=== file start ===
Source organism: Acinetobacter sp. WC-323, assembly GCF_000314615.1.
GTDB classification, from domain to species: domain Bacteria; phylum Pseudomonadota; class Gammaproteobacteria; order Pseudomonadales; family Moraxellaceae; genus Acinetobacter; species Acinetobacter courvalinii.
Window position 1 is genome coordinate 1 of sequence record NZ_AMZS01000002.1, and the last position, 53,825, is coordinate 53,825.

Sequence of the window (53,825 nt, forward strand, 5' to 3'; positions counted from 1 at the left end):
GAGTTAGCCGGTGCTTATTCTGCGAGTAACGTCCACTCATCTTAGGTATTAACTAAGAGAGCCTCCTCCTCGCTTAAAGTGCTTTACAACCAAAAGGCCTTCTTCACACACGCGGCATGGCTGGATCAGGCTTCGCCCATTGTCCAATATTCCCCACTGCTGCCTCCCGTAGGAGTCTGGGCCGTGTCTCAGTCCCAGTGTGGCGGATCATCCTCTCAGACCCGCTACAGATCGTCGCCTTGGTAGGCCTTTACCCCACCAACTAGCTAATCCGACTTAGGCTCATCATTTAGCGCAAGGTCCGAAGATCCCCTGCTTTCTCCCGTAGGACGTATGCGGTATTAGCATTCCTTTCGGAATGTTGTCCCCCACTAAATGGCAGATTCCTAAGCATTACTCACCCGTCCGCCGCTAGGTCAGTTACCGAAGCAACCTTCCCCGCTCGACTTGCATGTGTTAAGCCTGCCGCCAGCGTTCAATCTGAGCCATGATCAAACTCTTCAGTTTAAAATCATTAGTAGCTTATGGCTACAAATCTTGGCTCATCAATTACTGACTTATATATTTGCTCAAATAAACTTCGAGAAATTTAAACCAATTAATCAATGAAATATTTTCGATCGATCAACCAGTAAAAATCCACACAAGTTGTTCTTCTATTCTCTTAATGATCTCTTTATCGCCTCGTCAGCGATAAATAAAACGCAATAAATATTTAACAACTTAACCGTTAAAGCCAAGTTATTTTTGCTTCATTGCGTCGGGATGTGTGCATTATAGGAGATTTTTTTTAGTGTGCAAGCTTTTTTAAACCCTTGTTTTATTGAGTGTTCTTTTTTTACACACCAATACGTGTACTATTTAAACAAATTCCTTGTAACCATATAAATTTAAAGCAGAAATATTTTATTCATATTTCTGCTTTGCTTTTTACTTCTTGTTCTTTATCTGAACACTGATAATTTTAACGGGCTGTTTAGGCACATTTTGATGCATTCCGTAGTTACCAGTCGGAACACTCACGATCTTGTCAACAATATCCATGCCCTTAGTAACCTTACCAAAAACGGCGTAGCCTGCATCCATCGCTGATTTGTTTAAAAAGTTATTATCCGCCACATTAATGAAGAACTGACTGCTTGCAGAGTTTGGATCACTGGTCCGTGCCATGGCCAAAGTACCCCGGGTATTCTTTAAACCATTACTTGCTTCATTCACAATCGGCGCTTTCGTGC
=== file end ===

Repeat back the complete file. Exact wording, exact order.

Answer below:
Source organism: Acinetobacter sp. WC-323, assembly GCF_000314615.1.
GTDB classification, from domain to species: domain Bacteria; phylum Pseudomonadota; class Gammaproteobacteria; order Pseudomonadales; family Moraxellaceae; genus Acinetobacter; species Acinetobacter courvalinii.
Window position 1 is genome coordinate 1 of sequence record NZ_AMZS01000002.1, and the last position, 53,825, is coordinate 53,825.

Sequence of the window (53,825 nt, forward strand, 5' to 3'; positions counted from 1 at the left end):
GAGTTAGCCGGTGCTTATTCTGCGAGTAACGTCCACTCATCTTAGGTATTAACTAAGAGAGCCTCCTCCTCGCTTAAAGTGCTTTACAACCAAAAGGCCTTCTTCACACACGCGGCATGGCTGGATCAGGCTTCGCCCATTGTCCAATATTCCCCACTGCTGCCTCCCGTAGGAGTCTGGGCCGTGTCTCAGTCCCAGTGTGGCGGATCATCCTCTCAGACCCGCTACAGATCGTCGCCTTGGTAGGCCTTTACCCCACCAACTAGCTAATCCGACTTAGGCTCATCATTTAGCGCAAGGTCCGAAGATCCCCTGCTTTCTCCCGTAGGACGTATGCGGTATTAGCATTCCTTTCGGAATGTTGTCCCCCACTAAATGGCAGATTCCTAAGCATTACTCACCCGTCCGCCGCTAGGTCAGTTACCGAAGCAACCTTCCCCGCTCGACTTGCATGTGTTAAGCCTGCCGCCAGCGTTCAATCTGAGCCATGATCAAACTCTTCAGTTTAAAATCATTAGTAGCTTATGGCTACAAATCTTGGCTCATCAATTACTGACTTATATATTTGCTCAAATAAACTTCGAGAAATTTAAACCAATTAATCAATGAAATATTTTCGATCGATCAACCAGTAAAAATCCACACAAGTTGTTCTTCTATTCTCTTAATGATCTCTTTATCGCCTCGTCAGCGATAAATAAAACGCAATAAATATTTAACAACTTAACCGTTAAAGCCAAGTTATTTTTGCTTCATTGCGTCGGGATGTGTGCATTATAGGAGATTTTTTTTAGTGTGCAAGCTTTTTTAAACCCTTGTTTTATTGAGTGTTCTTTTTTTACACACCAATACGTGTACTATTTAAACAAATTCCTTGTAACCATATAAATTTAAAGCAGAAATATTTTATTCATATTTCTGCTTTGCTTTTTACTTCTTGTTCTTTATCTGAACACTGATAATTTTAACGGGCTGTTTAGGCACATTTTGATGCATTCCGTAGTTACCAGTCGGAACACTCACGATCTTGTCAACAATATCCATGCCCTTAGTAACCTTACCAAAAACGGCGTAGCCTGCATCCATCGCTGATTTGTTTAAAAAGTTATTATCCGCCACATTAATGAAGAACTGACTGCTTGCAGAGTTTGGATCACTGGTCCGTGCCATGGCCAAAGTACCCCGGGTATTCTTTAAACCATTACTTGCTTCATTCACAATCGGCGCTTTCGTGC